In NMR, it is well-known that the chemical shift conveys structural informa- tion, e. g. a carbonyl carbon will have a resonance frequency appreciably dif- ferent from a methyl carbon, etc. The relation between structure and chemical shift is mostly established by empirical rules on the basis of prior experience. It is only quite recently that the advent of both comparatively cheap comput- ing power and novel quantum chemistry approaches have provided feasible routes to calculate the chemical shift at the ab initio level for molecules of reasonable size. This raises the question whether application of these novel theoretical concepts offers a means of obtaining new structural information for the complex chain molecules one deals with in polymer science. Solid state 13C-NMR spectra of glassy amorphous polymers display broad, partially structured resonance regions that reflect the underlying disorder of the polymer chains. The chemical shift responds to the variation of the ge- ometry of the chain, and the broad resonance regions can be explained by an inhomogeneous superposition of various chain geometries (and thus chem- ical shifts). In this review, we present a novel approach to combine polymer chain statistical models, quantum chemistry and solid state NMR to pro- vide quantitative information about the local chain geometry in amorphous polymers. The statistical model yields the relative occurrence of the various geometries, and quantum chemistry (together with a force field geometry op- timization) establishes the link between geometry and chemical shift.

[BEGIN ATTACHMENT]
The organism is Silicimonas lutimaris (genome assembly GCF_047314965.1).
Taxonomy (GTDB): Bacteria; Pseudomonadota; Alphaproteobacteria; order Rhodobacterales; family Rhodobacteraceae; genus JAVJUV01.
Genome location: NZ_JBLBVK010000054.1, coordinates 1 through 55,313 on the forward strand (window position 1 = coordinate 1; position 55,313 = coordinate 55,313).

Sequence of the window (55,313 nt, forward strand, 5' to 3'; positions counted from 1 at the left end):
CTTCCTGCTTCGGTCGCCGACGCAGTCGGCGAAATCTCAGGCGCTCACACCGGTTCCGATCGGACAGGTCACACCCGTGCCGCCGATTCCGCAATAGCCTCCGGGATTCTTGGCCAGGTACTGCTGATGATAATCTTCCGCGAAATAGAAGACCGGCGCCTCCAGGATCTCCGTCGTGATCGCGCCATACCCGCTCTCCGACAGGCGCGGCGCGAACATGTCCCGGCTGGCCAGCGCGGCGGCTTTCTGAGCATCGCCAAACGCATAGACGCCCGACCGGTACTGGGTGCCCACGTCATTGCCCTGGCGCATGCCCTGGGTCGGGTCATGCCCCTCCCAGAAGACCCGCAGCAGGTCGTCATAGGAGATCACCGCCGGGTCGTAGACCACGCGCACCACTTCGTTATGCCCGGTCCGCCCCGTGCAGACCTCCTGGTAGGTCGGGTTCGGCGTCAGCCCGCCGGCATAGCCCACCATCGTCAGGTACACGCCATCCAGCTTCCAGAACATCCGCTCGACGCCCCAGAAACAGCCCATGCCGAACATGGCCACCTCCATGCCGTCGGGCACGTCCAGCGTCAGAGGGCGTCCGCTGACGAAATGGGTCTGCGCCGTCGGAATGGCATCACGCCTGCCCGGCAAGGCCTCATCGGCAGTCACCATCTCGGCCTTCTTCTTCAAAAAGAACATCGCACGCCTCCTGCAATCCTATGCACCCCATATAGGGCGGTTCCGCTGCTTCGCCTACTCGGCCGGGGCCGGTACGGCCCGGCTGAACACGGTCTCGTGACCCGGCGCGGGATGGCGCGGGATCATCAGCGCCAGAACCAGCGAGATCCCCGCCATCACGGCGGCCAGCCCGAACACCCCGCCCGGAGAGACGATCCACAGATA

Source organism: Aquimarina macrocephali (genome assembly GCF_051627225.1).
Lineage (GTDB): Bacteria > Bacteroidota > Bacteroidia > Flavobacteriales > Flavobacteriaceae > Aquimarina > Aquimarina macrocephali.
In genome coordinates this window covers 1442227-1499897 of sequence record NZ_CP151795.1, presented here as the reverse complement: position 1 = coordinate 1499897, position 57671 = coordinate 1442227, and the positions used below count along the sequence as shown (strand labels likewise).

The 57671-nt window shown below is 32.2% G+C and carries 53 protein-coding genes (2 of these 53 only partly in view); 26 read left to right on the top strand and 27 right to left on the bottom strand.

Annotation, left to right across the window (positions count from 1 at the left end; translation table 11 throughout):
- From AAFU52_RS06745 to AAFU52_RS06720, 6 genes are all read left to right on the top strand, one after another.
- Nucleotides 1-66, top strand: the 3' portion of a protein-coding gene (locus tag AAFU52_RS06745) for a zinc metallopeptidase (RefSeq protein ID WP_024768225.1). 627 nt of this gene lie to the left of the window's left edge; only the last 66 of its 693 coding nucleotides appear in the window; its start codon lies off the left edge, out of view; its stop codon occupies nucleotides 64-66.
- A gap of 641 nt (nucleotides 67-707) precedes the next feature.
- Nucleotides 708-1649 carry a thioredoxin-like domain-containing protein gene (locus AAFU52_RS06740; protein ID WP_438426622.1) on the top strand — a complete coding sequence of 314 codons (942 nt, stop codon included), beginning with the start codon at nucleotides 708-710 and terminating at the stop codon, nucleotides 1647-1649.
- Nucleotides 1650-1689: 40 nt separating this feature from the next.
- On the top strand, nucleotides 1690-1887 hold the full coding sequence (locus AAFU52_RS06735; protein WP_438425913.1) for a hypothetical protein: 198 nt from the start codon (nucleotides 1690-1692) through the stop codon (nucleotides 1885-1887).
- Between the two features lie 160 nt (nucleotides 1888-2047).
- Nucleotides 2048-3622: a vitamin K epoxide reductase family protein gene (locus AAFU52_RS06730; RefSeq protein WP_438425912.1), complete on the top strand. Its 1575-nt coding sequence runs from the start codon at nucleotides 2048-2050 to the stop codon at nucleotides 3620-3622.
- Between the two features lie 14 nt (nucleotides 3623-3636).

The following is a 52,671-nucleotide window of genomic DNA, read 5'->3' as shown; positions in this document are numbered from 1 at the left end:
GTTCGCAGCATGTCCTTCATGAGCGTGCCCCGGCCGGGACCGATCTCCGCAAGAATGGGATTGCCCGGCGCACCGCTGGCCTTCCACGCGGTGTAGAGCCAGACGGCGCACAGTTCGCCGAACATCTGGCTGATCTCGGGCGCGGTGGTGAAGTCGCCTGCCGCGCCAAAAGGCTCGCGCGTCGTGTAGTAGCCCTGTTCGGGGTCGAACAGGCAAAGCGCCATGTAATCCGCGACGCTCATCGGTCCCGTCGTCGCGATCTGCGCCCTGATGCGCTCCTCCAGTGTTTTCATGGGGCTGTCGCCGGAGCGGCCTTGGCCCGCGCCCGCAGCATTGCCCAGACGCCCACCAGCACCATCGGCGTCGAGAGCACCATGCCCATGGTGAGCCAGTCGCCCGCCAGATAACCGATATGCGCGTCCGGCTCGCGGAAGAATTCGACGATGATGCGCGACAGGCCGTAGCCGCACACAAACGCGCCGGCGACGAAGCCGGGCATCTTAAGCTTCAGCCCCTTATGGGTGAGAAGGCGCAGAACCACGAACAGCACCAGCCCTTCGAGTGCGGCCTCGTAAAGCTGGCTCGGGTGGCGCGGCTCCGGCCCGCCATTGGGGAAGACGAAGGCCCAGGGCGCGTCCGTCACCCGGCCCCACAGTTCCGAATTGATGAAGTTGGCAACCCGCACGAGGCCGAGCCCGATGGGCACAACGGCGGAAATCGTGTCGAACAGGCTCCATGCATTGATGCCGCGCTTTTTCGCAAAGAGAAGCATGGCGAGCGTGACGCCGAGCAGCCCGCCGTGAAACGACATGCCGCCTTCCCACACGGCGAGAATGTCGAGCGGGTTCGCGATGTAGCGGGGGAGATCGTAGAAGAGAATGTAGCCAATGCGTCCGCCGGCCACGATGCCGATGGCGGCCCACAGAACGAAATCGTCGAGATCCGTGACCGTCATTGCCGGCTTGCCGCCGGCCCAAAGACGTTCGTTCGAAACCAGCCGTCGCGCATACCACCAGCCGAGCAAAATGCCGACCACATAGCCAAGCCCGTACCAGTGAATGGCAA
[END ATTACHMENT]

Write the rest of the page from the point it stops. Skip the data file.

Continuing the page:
Publisher: Springer-Verlag Berlin and Heidelberg GmbH & Co. KG ISBN: 9783642644900 Number of pages: 126 Weight: 224 g Dimensions: 235 x 155 x 7 mm Edition: Softcover reprint of the original 1st ed. 199
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